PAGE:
Remember the days when daily-deals sites were relevant, even interesting? When they could sell out in a manner of minutes? When everyone was trying to cajole everyone else to buy a half-priced pizza, so they’d get theirs free?
Before subscribers were buried in an avalanche of e-mails hyping sketchy laser hair removal deals, there was Woot.com. Launched in 2004, the site offered one deal each day, drawing fans of both its then-novel business model and its eccentric humor.
Then the company cashed out. In 2010, Amazon bought it for $110 million, and the site eventually became basically indistinguishable from every other deals site pushing a seemingly endless menagerie of crockpots, khakis and laptop cases described in lifeless copy (Accessories.woot.com currently implores you to “Werk it and twerk it with amazing deals on designer watches, handbags and more.”)
The daily-deals site has been declared “conclusively, dead,” but one man is attempting to bring it back. Woot has basically been reincarnated by no less than the founder of Woot himself, Matt Rutledge (who left Amazon after two years of his three-year contract). The new venture is called Meh, and it marks a witty return to the simple days of one day, one deal. The first deal – launched yesterday, and already gone! – featured a refurbished iRobot Roomba 560 vacuum for $179 with a side of self-aware commentary.
If you ask us, the good old 560 was peak Roomba. It was the moment when iRobot put together all the classic features that made Roomba Roomba … without any of the finicky refinements that make later Roomba models so expensive. Hmmm: a cool, simple, fun thing gets bloated by add-on features into something complicated and pricey. Seems like we’ve heard that story before.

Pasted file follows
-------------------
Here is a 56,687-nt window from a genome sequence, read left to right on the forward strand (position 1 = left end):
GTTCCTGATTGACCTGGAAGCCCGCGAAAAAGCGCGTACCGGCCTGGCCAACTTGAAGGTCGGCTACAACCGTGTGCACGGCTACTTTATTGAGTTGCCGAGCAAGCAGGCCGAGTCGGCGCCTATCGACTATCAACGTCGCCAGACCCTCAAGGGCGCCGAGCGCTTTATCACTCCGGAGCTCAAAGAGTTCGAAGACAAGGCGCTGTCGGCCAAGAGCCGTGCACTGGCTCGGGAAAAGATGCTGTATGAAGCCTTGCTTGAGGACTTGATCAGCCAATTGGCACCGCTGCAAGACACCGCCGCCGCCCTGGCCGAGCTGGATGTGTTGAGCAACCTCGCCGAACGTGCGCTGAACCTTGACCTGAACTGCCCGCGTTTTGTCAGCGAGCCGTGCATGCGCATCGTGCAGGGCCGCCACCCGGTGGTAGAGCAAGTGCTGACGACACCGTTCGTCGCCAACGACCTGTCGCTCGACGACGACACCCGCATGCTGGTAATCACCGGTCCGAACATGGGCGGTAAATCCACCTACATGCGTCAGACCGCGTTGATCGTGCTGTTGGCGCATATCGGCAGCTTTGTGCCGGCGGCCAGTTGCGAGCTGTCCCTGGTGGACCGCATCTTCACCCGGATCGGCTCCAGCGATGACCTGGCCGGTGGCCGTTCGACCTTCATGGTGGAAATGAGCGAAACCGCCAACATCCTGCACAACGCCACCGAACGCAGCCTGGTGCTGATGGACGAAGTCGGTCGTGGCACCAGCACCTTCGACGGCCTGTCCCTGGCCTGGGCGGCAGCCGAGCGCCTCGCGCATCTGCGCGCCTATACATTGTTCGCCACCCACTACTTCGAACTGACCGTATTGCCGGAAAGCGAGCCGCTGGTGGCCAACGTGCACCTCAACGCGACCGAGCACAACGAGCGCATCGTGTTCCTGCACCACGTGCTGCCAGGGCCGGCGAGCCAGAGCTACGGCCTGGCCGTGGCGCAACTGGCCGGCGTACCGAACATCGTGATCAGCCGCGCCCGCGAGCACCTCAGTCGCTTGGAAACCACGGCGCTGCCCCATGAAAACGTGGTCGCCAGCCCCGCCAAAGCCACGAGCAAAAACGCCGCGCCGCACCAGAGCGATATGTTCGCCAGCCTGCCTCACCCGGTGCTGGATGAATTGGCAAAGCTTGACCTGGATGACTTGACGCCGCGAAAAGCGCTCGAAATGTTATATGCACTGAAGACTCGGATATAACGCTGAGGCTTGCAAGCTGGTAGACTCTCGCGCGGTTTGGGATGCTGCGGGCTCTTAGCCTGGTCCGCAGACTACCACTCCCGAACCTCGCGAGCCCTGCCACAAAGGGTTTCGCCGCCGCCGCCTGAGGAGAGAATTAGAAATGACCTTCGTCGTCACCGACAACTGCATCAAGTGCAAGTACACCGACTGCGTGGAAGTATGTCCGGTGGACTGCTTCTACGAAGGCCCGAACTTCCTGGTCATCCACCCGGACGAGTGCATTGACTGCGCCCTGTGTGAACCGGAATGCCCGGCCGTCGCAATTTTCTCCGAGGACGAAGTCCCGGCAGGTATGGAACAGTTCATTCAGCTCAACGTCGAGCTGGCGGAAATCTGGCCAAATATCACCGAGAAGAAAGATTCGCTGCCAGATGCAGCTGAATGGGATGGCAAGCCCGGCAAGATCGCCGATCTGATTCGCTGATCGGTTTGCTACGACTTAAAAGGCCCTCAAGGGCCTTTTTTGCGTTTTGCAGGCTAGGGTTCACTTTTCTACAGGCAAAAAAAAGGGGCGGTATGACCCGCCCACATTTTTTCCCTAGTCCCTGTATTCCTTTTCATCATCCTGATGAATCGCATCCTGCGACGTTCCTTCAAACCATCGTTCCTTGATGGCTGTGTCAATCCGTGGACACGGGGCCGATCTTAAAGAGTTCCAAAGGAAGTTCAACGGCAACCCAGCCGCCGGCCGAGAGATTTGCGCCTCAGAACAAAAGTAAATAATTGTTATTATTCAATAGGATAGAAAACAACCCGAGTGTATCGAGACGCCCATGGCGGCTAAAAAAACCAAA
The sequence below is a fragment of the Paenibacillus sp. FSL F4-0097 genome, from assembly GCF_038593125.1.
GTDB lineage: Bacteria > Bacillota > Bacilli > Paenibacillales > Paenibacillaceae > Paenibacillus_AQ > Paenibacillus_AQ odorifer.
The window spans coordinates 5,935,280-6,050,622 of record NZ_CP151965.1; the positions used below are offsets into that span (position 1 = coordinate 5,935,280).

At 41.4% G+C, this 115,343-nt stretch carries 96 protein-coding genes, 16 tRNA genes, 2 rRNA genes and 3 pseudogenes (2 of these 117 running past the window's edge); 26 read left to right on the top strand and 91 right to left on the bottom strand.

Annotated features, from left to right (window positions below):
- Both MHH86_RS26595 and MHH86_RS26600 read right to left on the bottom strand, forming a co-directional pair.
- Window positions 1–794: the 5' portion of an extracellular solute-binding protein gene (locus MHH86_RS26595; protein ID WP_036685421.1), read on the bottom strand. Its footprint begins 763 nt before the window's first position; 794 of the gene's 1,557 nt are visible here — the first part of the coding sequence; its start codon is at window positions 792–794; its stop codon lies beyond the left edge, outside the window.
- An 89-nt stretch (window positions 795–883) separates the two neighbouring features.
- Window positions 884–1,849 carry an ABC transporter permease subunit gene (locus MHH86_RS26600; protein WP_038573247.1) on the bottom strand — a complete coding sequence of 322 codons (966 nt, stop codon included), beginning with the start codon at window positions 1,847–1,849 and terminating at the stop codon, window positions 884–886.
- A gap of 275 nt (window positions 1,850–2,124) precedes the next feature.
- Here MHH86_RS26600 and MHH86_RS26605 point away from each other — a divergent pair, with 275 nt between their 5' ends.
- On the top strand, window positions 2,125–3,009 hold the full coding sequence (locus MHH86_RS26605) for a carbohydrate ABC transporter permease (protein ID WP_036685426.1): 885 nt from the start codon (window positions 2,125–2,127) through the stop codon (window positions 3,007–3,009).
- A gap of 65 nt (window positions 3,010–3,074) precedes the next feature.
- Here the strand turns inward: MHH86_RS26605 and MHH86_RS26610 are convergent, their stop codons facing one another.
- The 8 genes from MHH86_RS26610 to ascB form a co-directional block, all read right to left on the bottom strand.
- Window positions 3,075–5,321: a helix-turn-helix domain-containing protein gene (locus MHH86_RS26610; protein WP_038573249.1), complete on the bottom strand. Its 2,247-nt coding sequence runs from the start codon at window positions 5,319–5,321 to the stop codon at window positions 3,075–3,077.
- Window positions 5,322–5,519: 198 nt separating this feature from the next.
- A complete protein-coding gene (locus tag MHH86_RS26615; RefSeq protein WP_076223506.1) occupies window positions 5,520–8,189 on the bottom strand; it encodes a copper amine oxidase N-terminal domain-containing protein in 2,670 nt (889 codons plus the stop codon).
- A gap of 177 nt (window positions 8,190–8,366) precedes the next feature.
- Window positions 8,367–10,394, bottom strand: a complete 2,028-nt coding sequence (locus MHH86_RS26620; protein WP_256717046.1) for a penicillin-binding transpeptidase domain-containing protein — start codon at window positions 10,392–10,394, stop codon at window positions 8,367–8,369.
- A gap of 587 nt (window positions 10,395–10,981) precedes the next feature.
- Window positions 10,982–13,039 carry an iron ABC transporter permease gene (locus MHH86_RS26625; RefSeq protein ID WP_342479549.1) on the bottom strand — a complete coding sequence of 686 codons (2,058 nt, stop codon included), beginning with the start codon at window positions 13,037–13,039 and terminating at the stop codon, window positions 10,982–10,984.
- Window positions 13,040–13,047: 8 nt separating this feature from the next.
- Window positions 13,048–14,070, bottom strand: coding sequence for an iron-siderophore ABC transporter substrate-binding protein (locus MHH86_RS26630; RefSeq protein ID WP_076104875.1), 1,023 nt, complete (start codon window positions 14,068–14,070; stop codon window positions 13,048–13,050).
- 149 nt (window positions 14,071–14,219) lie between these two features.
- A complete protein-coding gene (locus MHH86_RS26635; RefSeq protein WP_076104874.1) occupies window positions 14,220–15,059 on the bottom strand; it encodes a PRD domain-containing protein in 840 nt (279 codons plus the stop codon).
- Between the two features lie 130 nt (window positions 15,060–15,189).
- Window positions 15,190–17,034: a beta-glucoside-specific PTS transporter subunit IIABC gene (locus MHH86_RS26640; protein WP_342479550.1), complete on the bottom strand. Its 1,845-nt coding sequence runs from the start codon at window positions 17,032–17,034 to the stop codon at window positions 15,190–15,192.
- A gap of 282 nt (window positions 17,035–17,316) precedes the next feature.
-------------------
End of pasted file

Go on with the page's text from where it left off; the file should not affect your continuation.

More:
Today, a stream-of-consciousness riff inspired by the Internet’s newfound potato salad fascination is meant to sell a $5 Speck CandyShell Case for iPad Mini (“Absorbs shocks instead of teaching your iPad mini how to deal with problems on its own.”) Want to think about it? Users have until midnight Eastern standard time, or until it sells out, to commit. Don’t care for it? You can toodle around the site’s forums, check out how many people bought the deal, take part in a poll, and join the thousands who have already clicked the “meh” button to express their disinterest. Or, you can simply sit back and wait for tomorrow’s offering. But you won’t find it in your inbox or Facebook or Twitter. Meh is skipping the mass marketing e-mails and deals for followers and relying on users to go straight to the simple Web address: Meh.com. Rutledge purchased it for $100,000 from a guy he calls “Larry the domain guy,” according to a riveting profile of him in D Magazine. Will it work? The Meh founder is pretty candid that he doesn’t know. But more than 1,000 Kickstarter backers though it was worth chipping in to see how it all plays out this time around.